January 2012 Archives


Hospitality lesson at Le Manoir

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Le Manoir aux Quat'Saisons.jpgI first heard of Le Manoir when at Catering College in France. I remember looking at the pictures of this beautiful hotel and restaurant from the Relais & Chateaux guide.

As students we are all in awe with such places, their excellence and their passion inspired us and made us dream. They were only for the best professionals and working there even for a short placement meant that you were one of a kind.

And so I was particularly excited and happy to go there on the 27 January with my family to celebrate my 40th birthday.

The trip from London was not the best. The traffic was so bad that it took us three hours to get there. I called the reception on the way to let them know we were running late. The girl on the phone could not have been sweeter, more polite and more professional.

She knew of the delays already and what if felt like to be stuck in a traffic jam like this. She was so genuinely sympathetic but what did it for me most of all was her down to earth attitude and her capacity to connect there and then on my level and share a moment with me.

We arrived at 7pm and our reservation was for 7.15pm.

As a fellow professional I felt bad. But not for long, they did not let me....




I'm forty (two times twenty) today!

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cupcake.jpgI can't believe it. I'm Forty (two times twenty) today! Where did time go?

Forty

Two times twenty

I am me

Happy

Forty

Age of reason

Awake, Aware

Grounded, Balanced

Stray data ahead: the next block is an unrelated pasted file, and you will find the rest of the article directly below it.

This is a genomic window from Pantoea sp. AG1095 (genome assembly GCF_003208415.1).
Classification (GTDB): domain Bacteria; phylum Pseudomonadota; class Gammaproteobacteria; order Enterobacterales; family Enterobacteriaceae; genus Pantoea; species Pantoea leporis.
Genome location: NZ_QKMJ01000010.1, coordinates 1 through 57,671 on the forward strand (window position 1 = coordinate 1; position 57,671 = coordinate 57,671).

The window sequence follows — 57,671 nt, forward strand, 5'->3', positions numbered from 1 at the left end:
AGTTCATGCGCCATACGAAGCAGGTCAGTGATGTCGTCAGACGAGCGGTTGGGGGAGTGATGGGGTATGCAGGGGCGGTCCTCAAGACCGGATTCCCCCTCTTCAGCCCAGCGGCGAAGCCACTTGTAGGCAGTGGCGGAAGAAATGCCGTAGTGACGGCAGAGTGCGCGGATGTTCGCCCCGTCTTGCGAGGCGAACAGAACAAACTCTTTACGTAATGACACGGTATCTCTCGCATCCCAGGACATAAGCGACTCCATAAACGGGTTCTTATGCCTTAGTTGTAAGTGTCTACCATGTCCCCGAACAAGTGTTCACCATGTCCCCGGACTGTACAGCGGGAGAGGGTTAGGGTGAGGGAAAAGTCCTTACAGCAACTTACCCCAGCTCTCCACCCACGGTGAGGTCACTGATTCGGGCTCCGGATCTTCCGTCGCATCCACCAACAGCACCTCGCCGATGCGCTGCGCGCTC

Wiser than ever before

Eternal life disciple

Hungry for learning

Healthy

Twice as fit

Almost immortal

Only one wish

More Time, precious time

Warm feelings

Of Gratitude

Of luck

Inner Joy

Of simple pleasures

From everyday life

My family, my pride

Make memories

For tomorrow

Today

Make a difference

Do the right thing

Always

Love and be loved

Live now

Win-Win

Have fun, be nice

Prepare for

The inevitable

Be ready

To die

Feel light

Let go

And fly



What to do when the kitchen goes down?

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Prevention is always better than cure. That's why it's important the team is always "on the boiling point" ie ready for anything before every service.

No matter how good you are or think you are. When you realise you are down, it is too late. Still it's crucial to get back on track and regain control fast. There is no point to panic or blame anyone. What matters is what happens NOW.

kitchen 1.jpgTeam work

  • Maintain cohesion in the team. Make sure all staff stay in their box/station so that they can look after the guests. Work together; follow the Ten Golden rules of service and your business values.

Communication

  • Speak with the chef and establish how long it will take for each table to be ready.
  • If necessary get a "middle course" to keep the guests waiting.
  • Let the team know to be extra attentive in the room. You don't want guests to complain about the lack of attention or service on top of the wait for the food.
  • Inform the guests of the delay once you know exactly how long it will take. Keep to your words and deliver what you promised.
  • Depending on the delay a simple "the chef is putting the final touches on your main courses, it will just be a minute now" may suffice. However if the wait is too long a formal apology is necessary.

The domino effect

  • Mistakes happen in series all too often. Stop the dominoes from falling! Nothing more should be allowed to go wrong. Be more vigilant, more alert and ensure the service is perfect from then on. Check, check, check!

Reception